Do you need a financial planner? “A lot of people say to me, ‘I don’t have any money. I have a ton of debt. Do I really need a financial advisor to tell me what to do with money I don’t have?’ ” says Mr. Keller. “You really want someone to navigate ideas and thoughts with you,” he explains. “I give people a list of things to do or ways to do things in a certain order, and then make them aware of the pros and cons.” Mr. Keller emphasizes that participation is key. “Financial planners are great; but don’t just blindly allow them to do whatever they want without questioning anything. I tell my clients that you don’t have to be an expert, but you do have to be involved.”

Target 20 percent. “Almost from your first day of residency, start putting 20 percent of your gross income into retirement savings,” Mr. Keller recommends. “Some might say 20 percent is really high. True, but if you put away too much, that means you get to retire sooner or wealthier.” If the market goes down, or if the rate of return on your investments is lower than you expected, Mr. Keller points out that  putting away 20 percent is going to give you a good cushion from the vicissitudes of life.

It is also worth noting that “enough” savings for retirement is relative to the post-practice lifestyle you want, and is also partially unknowable: Do you know with certainty how long you’ll live after retirement, for example? When you consider all the factors you can’t control, that 20-percent cushion makes sense.

Think about taxes.  “The biggest expense any doctor will have is taxes,” says Dr. Rackner. “It’s important to look not so much at what wealth you’ve accumulated, but how much you will actually be able to access, so there are tax strategies that are crucial to getting ahead.”

One strategy is to pay taxes on retirement savings sooner rather than later. “If my tax bracket today is low, I know that it is only going to go up as I become a more senior physician,” says Mr. Keller. “Unless I’m getting a match from my employer to put money into a pre-tax retirement plan, I really don’t want to be doing it, because that’s almost like reverse tax planning. I’d be better off using what’s known as the Roth 403b plan, and paying the tax today, rather than in the future when my income is higher.”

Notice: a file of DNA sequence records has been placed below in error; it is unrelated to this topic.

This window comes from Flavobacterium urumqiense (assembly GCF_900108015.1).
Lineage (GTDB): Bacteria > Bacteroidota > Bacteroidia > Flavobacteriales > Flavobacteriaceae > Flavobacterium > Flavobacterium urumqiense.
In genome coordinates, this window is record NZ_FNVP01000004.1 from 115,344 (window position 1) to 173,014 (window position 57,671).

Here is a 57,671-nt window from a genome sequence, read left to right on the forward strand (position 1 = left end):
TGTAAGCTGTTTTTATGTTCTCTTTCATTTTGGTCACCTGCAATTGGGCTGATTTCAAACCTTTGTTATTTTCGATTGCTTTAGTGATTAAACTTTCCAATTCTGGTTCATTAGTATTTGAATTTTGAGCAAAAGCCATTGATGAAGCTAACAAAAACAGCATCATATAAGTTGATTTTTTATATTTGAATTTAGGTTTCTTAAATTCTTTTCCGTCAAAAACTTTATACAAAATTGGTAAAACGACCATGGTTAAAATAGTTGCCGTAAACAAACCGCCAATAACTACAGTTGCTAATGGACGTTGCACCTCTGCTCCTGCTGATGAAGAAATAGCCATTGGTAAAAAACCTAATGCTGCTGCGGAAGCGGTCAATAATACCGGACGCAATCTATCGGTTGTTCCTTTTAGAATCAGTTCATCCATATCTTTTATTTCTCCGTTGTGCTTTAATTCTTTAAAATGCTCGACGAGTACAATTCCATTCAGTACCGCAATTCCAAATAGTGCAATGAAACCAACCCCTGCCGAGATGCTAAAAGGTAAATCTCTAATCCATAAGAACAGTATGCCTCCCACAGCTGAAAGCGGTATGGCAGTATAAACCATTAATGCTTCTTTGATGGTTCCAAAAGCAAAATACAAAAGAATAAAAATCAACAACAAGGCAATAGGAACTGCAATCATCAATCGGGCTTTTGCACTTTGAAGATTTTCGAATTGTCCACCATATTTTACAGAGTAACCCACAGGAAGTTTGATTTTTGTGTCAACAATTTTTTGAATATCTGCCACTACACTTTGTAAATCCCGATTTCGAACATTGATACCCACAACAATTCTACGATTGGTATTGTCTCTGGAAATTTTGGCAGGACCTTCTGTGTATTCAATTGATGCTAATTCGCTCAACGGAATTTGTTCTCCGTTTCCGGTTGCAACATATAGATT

Insure your future. “Ophthalmologists should all have disability insurance in case they become unable to perform their medical duties,” says Mr. Keller. Practice owners who shoulder some or all of the associated fixed expenses should also have disability overhead expense insurance. “This type of disability insurance covers the fixed expenses, so doctors can either sell, or know that they have a practice to come back to that’s financially sound,” he says.  

Avoid emotional investments. Dr. Rackner urges physicians to avoid “DDDs” (“dumb doctor deals”). “Doctors today do not have the ability to recover from bad investments the way they once did,” she says.

Mr. Keller says that his clients tend to be “emotional investors” who assume the best in others and dislike confrontation. “They are way too trusting, and they believe that the ethical bar of every other profession is the same as theirs,” he notes. “As a result, they are poised to be taken advantage of on many levels.” Any investment can disappoint, but trying to make a financial plan work with far less money than anticipated can lead panicked doctors to take still more unwise risks in a last-ditch effort to maximize returns.

If you’re an owner, plan for succession. Mr. Keller tells physicians to plan ahead whenever possible, “ideally, probably 10 years before you get out,” he recommends. “While you’re still active, find a younger ophthalmologist who is a surgeon with great clinical skills and bedside manner. Start making the introductions so that the relationships are built with the new doctor, then go ahead and have him or her buy the practice. The transition is made, and you’ve maximized your value.”

“As physicians, service is in our DNA, but we don’t always take such good care of our financial outlook,” notes Dr. Rackner. A solid retirement plan can make a bravura second act possible when the time comes to hang up your gloves. As the post-practice lives of Dr. de Luise, Dr. Holladay and Dr. Arbisser amply demonstrate, there can still be a lot to do.

“Those Mondays, Wednesdays and Fridays, after I’ve had a cup of coffee to get going, I’ve found that I can work on papers and do the calculations that I need to do,” observes Dr. Holladay. “When I sit down, I’m ready to go. I’m really ready.”  REVIEW